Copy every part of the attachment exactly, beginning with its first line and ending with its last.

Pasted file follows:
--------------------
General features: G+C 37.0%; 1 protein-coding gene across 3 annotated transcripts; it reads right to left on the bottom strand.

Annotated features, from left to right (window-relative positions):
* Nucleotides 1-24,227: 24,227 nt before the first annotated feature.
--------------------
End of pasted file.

General features: G+C 37.0%; 1 protein-coding gene across 3 annotated transcripts; it reads right to left on the bottom strand.

Annotated features, from left to right (window-relative positions):
* Nucleotides 1-24,227: 24,227 nt before the first annotated feature.